This article is now outdated. There have been NEW developments since this article was originally published in May 2020. For more up-to-date and accurate information, I suggest reading:
Is it safe to strike up the band in a time of coronavirus?
Science's COVID-19 reporting is supported by the Pulitzer Center and the Heising-Simons Foundation. As U.S. schools and…
Published July 17, 2020
Published July 13, 2020
Published June 11, 2020
Original Article, Published May 5, 2020:
There are more questions than answers right now regarding the spread of COVID-19 while playing woodwind or brass instruments in musical ensembles around the world. That may change by the fall.
A document was published by the Freiburg University of Music on April 25, 2020 entitled Risk Assessment Regarding Corona-Infections in Music Making . A section regarding wind instruments is quoted below.
To the best of our knowledge, there are no measurements of the viral load in the blowing air of wind instruments at present. It is known, however, that wind instrument playing requires an intensive exchange of air in the lungs and respiratory tract with sometimes high air pressures. To what extent the viral load is reduced by the airway in the instrument is unclear. It is to be assumed that the release of the breathing air into the environment during playing can lead to virus-containing aerosols. In addition, playing wind instruments causes condensation of the exhaled air in the instrument, which is to be regarded as another potentially virus-spreading material.
Then, a study regarding aerosol spread by The Bamberg Symphony published today shows preliminary results that look promising for trombone, bassoon, clarinet, oboe, and horn players. Excerpts from this report are below.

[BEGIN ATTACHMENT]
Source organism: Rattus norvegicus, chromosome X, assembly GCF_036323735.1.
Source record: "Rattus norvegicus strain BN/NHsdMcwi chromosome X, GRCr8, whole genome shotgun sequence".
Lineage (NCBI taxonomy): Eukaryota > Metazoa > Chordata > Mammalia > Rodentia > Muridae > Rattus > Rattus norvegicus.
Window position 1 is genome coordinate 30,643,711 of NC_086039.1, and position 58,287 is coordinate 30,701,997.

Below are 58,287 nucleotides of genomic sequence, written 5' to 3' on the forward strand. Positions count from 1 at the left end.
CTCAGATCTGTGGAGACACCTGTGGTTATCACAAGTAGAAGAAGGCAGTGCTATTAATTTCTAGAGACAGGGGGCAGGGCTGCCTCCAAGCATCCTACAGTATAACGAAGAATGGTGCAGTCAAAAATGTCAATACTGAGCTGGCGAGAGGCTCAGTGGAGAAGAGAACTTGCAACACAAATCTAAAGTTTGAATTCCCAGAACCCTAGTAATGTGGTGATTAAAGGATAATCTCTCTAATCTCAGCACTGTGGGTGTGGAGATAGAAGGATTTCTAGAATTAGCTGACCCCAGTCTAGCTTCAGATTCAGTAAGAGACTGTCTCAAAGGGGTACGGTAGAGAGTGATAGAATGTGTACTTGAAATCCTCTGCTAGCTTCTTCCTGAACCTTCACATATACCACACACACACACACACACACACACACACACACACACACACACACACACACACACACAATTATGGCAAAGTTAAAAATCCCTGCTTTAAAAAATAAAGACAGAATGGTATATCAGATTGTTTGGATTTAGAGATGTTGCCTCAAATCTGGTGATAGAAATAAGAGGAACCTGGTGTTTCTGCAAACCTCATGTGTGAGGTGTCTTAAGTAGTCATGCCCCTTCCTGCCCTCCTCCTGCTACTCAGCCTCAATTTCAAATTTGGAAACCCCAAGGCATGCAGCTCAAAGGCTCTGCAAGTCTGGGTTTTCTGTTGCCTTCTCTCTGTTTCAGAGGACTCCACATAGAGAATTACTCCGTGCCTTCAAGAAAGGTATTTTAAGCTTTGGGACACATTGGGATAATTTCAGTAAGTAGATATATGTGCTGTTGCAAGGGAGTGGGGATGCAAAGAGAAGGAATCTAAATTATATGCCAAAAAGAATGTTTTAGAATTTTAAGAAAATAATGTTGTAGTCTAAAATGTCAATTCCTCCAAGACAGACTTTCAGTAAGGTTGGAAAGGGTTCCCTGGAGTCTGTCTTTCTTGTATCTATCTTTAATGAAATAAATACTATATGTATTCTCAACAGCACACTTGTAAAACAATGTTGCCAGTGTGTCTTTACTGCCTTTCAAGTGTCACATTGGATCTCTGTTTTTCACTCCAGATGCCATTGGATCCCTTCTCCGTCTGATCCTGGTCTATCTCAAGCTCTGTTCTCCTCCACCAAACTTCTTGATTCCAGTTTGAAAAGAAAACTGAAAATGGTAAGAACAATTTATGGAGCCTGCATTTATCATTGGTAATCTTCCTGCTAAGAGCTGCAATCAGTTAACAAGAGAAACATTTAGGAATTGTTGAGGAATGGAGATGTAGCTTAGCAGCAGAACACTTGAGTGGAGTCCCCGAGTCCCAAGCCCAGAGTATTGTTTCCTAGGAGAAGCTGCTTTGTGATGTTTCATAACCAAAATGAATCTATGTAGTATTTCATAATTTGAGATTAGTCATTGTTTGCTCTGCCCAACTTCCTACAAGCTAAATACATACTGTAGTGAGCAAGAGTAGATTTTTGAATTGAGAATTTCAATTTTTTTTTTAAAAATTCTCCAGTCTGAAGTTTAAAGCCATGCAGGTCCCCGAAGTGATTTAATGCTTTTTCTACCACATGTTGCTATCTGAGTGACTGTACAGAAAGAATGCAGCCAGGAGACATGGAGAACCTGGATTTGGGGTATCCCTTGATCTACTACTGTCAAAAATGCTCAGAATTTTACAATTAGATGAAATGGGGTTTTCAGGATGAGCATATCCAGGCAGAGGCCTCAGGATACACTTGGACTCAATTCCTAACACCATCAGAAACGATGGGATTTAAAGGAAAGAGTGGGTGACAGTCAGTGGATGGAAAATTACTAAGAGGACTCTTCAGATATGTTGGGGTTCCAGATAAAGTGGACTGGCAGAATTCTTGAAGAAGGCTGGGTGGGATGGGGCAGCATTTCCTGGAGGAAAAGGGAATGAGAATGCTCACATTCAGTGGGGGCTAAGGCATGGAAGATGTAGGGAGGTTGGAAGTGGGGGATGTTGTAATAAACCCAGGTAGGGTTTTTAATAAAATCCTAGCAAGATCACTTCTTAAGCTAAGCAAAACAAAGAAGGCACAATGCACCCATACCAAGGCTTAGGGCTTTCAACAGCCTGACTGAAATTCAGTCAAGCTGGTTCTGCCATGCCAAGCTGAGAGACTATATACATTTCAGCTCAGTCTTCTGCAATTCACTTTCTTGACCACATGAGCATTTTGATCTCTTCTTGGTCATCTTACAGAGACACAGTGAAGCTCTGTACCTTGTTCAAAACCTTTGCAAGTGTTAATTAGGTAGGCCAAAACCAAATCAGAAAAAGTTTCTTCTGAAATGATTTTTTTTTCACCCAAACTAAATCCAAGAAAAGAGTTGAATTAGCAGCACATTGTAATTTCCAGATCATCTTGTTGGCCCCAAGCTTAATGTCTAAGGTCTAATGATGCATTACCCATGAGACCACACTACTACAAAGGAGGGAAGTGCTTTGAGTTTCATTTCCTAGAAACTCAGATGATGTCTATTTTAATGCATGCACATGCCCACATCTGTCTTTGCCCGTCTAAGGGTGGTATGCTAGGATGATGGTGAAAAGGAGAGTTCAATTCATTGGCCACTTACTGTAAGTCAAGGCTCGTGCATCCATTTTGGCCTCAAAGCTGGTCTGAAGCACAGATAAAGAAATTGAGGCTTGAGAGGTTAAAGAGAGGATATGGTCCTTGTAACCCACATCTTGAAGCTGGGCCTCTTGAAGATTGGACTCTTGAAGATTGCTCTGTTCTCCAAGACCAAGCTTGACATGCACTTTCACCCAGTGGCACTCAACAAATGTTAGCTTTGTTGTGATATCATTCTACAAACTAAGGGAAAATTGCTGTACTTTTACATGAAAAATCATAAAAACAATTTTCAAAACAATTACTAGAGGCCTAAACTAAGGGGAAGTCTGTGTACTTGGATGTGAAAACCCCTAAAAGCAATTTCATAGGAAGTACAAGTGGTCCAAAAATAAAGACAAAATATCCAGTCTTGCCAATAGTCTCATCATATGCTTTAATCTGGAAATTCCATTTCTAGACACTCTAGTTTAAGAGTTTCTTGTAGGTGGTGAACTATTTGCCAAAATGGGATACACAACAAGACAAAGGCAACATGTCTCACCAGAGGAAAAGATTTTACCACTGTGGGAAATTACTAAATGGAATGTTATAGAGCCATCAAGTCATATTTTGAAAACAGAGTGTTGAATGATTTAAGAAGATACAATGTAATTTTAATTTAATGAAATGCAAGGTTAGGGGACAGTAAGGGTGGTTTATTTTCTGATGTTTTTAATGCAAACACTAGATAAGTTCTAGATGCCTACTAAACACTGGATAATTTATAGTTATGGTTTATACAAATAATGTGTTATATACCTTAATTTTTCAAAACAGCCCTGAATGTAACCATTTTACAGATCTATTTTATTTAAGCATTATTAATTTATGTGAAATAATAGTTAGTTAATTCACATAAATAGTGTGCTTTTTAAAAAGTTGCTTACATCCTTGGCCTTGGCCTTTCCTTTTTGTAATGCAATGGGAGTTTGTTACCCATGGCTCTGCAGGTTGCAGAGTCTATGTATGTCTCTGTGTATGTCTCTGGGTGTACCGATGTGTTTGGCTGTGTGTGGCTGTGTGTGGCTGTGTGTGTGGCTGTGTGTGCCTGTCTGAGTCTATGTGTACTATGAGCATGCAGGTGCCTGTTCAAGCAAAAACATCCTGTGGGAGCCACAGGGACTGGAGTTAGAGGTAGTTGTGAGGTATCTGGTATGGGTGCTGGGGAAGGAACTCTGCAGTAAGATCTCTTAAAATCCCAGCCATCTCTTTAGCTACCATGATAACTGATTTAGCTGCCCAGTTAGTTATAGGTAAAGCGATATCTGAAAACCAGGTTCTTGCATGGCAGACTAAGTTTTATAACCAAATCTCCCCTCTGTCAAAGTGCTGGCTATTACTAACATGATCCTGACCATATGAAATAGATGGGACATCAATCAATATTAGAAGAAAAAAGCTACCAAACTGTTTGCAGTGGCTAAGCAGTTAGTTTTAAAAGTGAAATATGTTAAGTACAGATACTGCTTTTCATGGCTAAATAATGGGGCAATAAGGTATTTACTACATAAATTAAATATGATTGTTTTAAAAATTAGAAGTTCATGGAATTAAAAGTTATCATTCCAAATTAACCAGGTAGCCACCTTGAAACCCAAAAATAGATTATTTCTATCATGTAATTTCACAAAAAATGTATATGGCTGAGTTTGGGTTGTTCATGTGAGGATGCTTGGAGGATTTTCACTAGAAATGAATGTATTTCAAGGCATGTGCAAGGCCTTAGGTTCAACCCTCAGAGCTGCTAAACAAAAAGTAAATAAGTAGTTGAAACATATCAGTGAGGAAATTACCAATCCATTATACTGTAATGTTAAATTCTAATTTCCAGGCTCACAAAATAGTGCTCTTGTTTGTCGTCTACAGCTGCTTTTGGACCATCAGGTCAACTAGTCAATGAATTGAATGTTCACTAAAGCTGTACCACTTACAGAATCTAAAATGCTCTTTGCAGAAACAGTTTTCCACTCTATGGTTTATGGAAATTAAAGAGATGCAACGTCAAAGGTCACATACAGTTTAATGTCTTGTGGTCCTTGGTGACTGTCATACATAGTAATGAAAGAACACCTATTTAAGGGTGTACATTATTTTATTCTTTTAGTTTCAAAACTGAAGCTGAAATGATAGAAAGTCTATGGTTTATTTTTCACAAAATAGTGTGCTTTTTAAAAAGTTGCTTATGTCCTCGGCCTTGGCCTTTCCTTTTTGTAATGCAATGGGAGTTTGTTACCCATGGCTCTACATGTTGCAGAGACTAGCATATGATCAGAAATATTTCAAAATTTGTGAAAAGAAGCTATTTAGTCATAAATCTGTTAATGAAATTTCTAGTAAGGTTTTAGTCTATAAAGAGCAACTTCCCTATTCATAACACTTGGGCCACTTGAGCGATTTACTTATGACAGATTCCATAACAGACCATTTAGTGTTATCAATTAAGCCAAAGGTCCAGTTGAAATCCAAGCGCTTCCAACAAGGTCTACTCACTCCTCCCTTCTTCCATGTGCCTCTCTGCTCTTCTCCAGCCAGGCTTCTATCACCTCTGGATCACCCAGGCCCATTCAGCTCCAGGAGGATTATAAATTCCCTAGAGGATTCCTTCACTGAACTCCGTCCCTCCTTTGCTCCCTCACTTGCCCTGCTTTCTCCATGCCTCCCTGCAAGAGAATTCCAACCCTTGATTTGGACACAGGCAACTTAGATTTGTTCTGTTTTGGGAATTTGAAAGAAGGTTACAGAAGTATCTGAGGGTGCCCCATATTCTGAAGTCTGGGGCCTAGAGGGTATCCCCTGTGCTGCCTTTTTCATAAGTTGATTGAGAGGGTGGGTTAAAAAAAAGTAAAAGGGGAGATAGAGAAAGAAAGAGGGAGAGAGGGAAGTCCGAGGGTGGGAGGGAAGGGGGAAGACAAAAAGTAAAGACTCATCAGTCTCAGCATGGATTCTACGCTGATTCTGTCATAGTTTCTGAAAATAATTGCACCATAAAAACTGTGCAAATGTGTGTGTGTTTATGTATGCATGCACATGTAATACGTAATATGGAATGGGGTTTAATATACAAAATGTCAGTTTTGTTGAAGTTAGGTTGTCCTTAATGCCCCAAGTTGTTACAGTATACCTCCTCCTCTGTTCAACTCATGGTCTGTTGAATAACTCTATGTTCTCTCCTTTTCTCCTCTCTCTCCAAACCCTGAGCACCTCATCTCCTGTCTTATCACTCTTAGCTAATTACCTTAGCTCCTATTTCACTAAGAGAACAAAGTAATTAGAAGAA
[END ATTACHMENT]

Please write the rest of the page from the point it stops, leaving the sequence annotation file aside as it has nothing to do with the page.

“We (The Bamberg Symphony) believe that playing a clarinet or a horn, for example, hardly releases any aerosols because the air flow in the instrument is slowed down where the sounds are generated.” said Marcus Axt, Director of the Bamberg Symphony Orchestra
Initial investigations revealed hardly any measurable breathing air movements with woodwind and brass players. Neither on the bell of a bassoon nor on the bell of a trumpet were there any turbulences in the artificial fog. If, on the other hand, you blew or coughed directly and without an instrument, there was severe turbulence. (watch video)
Professor Bernhard Richter from the Freiburg Institute for Musicians’ Medicine commented on the first examinations: “This confirms our expectations and makes us confident about the future of making music in public.”
Experts from an Erlangen-based company for fluid mechanics were commissioned to measure the air flows using sensors that escape from an instrument while playing. They were also made visible with artificial fog. The experiment was observed by two scientists from the Freiburg Institute for Musicians’ Medicine, who have so far recommended a distance of three to five meters for wind instruments.
After the measurements in the concert hall in Bamberg, further tests are to be carried out in the laboratory. The results will then be presented to virologists in Berlin and Munich, who will then formulate policy recommendations for action, according to the plan of the music director Marcus Axt.
At this preliminary stage of the Bamberg study, strong social distancing is still recommended (three to five meters) but results about aerosols were not as bad as anticipated. The videos provided from the study are also interesting to watch.